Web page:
Last year, my husband, Anthony, bought a used bike trailer and repurposed it to carry our 55-pound bulldog, Stig. Anthony fastened an old skateboard where the trailer lacked support (because it expected children’s feet to be lounging in that spot and not a dog standing up there). He added a leash at the back that could clip into Stig’s harness and keep him securely in the trailer. He added part of a pool noodle to the front so Stig’s paws wouldn’t slide off the bar when it got wet.
We enjoyed going biking as a family but didn’t fully embrace it as a regular activity until the stay-at-home order made cycling one of our only outdoor activity options. Riding bikes together became a great way to get out of the house and breathe some fresh air.
Anthony began riding multiple times a day and almost always took his buddy Stig. I generally joined them on the evening ride after I finished working.
Anthony logged hundreds of miles on that little trailer. He kept tweaking it and trying different things to help with the aerodynamics of it, because pulling an actively-moving, 55-pound creature adds a lot of resistance.
We typically strap Stig in and ride out of our complex and then stop. Stig gets out of the trailer to do his business and then “runs” for as long as he can. Sometimes it’s more of a meander until we’re done with his slowness and put him back in the trailer. Often, he runs for a half-mile or more down the sidewalk. He’s even run for a mile full tilt! That’s an incredible sight to see.
After we determine that Stig’s gotten enough exercise to sleep for another day while I work from home, we clip him back into the trailer and then ride for several more miles before heading home.
When he’s fully energetic and engaged, Stig stands on the bar between the trailer and the bike, reaching as far as the leash will let him. Stig prefers to be in front, so he rides as far forward as possible. Sometimes he’ll back into the back fabric of the trailer and “sit down” to rest (not a full sit, but a resting, ready-to-jump-back-into-action-at-any-moment lounge).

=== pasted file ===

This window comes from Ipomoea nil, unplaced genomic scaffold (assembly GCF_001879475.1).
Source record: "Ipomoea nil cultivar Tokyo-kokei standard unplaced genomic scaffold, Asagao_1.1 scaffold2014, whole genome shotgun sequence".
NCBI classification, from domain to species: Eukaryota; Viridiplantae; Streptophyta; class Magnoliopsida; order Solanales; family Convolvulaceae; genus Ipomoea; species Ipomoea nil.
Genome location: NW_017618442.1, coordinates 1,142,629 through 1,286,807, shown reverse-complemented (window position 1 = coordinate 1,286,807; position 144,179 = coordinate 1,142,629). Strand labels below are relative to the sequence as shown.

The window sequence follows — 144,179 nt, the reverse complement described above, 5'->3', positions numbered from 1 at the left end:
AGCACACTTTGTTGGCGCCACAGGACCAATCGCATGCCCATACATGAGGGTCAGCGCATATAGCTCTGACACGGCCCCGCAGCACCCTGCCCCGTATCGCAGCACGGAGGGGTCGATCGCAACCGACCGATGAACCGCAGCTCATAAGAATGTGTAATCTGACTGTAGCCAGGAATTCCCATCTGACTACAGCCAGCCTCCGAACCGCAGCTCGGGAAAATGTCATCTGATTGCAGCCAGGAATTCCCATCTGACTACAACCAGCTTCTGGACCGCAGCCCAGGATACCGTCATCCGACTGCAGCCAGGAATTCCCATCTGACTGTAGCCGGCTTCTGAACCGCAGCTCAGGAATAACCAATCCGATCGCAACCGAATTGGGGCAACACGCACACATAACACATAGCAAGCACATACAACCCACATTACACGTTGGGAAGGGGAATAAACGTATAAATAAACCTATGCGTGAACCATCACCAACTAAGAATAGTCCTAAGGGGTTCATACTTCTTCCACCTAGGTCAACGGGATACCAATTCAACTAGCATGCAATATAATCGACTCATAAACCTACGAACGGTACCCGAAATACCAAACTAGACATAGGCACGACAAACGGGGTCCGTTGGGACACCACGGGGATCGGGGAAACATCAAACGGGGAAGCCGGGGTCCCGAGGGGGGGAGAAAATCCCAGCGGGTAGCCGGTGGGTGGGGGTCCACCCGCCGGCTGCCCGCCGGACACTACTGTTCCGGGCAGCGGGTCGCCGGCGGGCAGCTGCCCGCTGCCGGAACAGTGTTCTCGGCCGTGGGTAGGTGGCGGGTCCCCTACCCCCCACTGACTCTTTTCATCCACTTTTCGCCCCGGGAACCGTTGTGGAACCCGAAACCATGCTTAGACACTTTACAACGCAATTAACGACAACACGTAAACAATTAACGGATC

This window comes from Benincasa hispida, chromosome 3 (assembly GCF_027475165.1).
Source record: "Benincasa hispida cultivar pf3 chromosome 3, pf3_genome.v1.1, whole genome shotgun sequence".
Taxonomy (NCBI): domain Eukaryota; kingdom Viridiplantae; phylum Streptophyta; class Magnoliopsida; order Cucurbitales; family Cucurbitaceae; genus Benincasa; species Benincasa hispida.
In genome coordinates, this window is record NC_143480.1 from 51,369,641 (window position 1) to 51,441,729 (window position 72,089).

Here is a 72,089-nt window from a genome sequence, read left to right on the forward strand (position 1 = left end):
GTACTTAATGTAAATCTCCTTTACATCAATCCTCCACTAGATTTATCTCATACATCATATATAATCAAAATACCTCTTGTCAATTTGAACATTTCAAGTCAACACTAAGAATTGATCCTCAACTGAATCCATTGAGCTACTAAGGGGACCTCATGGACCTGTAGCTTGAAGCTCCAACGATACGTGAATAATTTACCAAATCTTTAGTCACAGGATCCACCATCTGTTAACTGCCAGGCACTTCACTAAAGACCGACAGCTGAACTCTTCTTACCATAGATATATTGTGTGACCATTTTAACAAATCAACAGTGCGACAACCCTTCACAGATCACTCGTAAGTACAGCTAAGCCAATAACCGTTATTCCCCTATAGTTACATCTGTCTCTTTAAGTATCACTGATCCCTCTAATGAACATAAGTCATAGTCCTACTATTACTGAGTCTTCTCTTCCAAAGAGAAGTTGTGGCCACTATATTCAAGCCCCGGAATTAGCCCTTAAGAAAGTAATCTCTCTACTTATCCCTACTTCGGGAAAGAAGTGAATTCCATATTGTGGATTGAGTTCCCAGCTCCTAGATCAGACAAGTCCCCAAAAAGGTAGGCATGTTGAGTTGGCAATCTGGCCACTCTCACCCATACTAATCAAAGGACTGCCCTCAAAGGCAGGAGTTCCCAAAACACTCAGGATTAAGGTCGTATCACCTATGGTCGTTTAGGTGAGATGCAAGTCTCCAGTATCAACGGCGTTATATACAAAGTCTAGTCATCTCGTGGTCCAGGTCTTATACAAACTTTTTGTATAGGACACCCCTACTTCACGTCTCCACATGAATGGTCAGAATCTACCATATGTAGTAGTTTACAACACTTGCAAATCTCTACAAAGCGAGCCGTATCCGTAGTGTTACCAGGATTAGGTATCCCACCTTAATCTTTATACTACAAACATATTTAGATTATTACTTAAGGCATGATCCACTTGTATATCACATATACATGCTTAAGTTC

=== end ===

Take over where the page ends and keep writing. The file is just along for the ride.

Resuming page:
Stig’s balance is exceptional. Some of the pathways we’ve ridden are very bumpy. He moves and adjusts like a champ.
Catapulted Out of the Trailer
One evening, just like most others, we rode the bike path alongside a major thoroughfare in our town. As we approached the next intersection, the light was in our favor. Anthony punched it and tried to make the light like we always do.
Cement flanks the crosswalk at segments across the street at this school intersection. It’s also curved in sections. Anthony entered the crosswalk. When he veered left, the right trailer wheel bounced off the far curb. And something happened that had never happened before: the trailer tipped over!
Stig, who had been partially standing on the bar between the bike and the trailer on the left side, flipped out of the trailer as it tipped over and rolled onto the sidewalk until the leash caught and abruptly stopped his trajectory. I shouted for Anthony to stop. At that moment, he’d felt the jostling and was slowing down, but didn’t realize he’d lost the dog.
Stig immediately righted himself and darted back to the trailer. But by the time I got my kickstand down, he was ready to board his chariot again after we untangled him from the leash! I couldn’t believe it!
By this time, we’d missed the light and I pulled my bike into the section of the crosswalk with them. I got Stig’s water to give him a drink. He lapped it up. We inspected his sturdy body and saw one little section of road rash on one leg and paw. But overall, his hair provided great road rash protection.
Stig started nagging to let us know he was ready to go and when the light turned green, off we went again. Stig never indicated any residual impact of the spill — no limping, no favoring, no whimpering, no fear, nothing. He was thrown out of the trailer, he righted himself, and he got back on. End of story.
I’ve watched that dramatic tumble a hundred times on replay in my mind. It was so startling — the fact that it happened and Stig’s response.
I’ve tumbled out of life’s trailer more than once. I wish I could say I always reacted like Stig did — fall out, right myself, and get back on, end of story — but I haven’t. Stig trusted us. He didn’t blame us (except when he thought we were taking too long to get going again). He resumed his position and enjoyed the rest of the ride. And he was ready to go again at the next opportunity.
That is my wish for all of us. When we’re catapulted out of our trailers, I hope we can quickly find our footing and climb back on again, without blame, and trusting in the journey.
About Delisa Hargrove
I am a member of The Church of Jesus Christ of Latter-day Saints. I have moved 64 times and have not tired of experiencing this beautiful earth! I love the people, languages, histories/anthropologies, & especially religious cultures of the world. My life long passion is the study & searching out of religious symbolism, specifically related to ancient & modern temples. My husband Anthony and I love our bulldog Stig, adventures, traveling, movies, motorcycling, and time with friends and family.